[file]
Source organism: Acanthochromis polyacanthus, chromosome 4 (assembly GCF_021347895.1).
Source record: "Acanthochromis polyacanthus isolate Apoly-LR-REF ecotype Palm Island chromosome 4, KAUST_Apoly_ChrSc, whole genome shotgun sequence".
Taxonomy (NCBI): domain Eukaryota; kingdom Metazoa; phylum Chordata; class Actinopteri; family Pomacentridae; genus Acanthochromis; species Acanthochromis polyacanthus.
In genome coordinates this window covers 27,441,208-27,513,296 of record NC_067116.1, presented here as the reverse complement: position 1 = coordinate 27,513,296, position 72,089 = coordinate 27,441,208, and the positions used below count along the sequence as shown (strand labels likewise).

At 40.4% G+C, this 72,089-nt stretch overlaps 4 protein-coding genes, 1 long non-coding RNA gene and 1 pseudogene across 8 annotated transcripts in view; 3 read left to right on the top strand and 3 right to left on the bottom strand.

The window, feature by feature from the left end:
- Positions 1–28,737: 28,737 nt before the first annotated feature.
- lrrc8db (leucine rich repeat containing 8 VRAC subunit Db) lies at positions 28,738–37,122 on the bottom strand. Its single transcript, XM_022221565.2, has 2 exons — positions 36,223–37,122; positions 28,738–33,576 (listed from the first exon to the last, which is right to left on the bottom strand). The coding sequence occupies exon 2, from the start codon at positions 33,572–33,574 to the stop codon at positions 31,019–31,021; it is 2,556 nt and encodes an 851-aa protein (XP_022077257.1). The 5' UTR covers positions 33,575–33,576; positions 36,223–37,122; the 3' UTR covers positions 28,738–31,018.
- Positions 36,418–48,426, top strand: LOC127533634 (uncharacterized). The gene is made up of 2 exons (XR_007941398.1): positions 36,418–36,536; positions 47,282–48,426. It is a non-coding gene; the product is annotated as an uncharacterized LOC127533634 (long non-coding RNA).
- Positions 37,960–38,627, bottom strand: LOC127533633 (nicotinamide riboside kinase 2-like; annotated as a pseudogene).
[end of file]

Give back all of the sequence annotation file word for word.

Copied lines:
Source organism: Acanthochromis polyacanthus, chromosome 4 (assembly GCF_021347895.1).
Source record: "Acanthochromis polyacanthus isolate Apoly-LR-REF ecotype Palm Island chromosome 4, KAUST_Apoly_ChrSc, whole genome shotgun sequence".
Taxonomy (NCBI): domain Eukaryota; kingdom Metazoa; phylum Chordata; class Actinopteri; family Pomacentridae; genus Acanthochromis; species Acanthochromis polyacanthus.
In genome coordinates this window covers 27,441,208-27,513,296 of record NC_067116.1, presented here as the reverse complement: position 1 = coordinate 27,513,296, position 72,089 = coordinate 27,441,208, and the positions used below count along the sequence as shown (strand labels likewise).

At 40.4% G+C, this 72,089-nt stretch overlaps 4 protein-coding genes, 1 long non-coding RNA gene and 1 pseudogene across 8 annotated transcripts in view; 3 read left to right on the top strand and 3 right to left on the bottom strand.

The window, feature by feature from the left end:
- Positions 1–28,737: 28,737 nt before the first annotated feature.
- lrrc8db (leucine rich repeat containing 8 VRAC subunit Db) lies at positions 28,738–37,122 on the bottom strand. Its single transcript, XM_022221565.2, has 2 exons — positions 36,223–37,122; positions 28,738–33,576 (listed from the first exon to the last, which is right to left on the bottom strand). The coding sequence occupies exon 2, from the start codon at positions 33,572–33,574 to the stop codon at positions 31,019–31,021; it is 2,556 nt and encodes an 851-aa protein (XP_022077257.1). The 5' UTR covers positions 33,575–33,576; positions 36,223–37,122; the 3' UTR covers positions 28,738–31,018.
- Positions 36,418–48,426, top strand: LOC127533634 (uncharacterized). The gene is made up of 2 exons (XR_007941398.1): positions 36,418–36,536; positions 47,282–48,426. It is a non-coding gene; the product is annotated as an uncharacterized LOC127533634 (long non-coding RNA).
- Positions 37,960–38,627, bottom strand: LOC127533633 (nicotinamide riboside kinase 2-like; annotated as a pseudogene).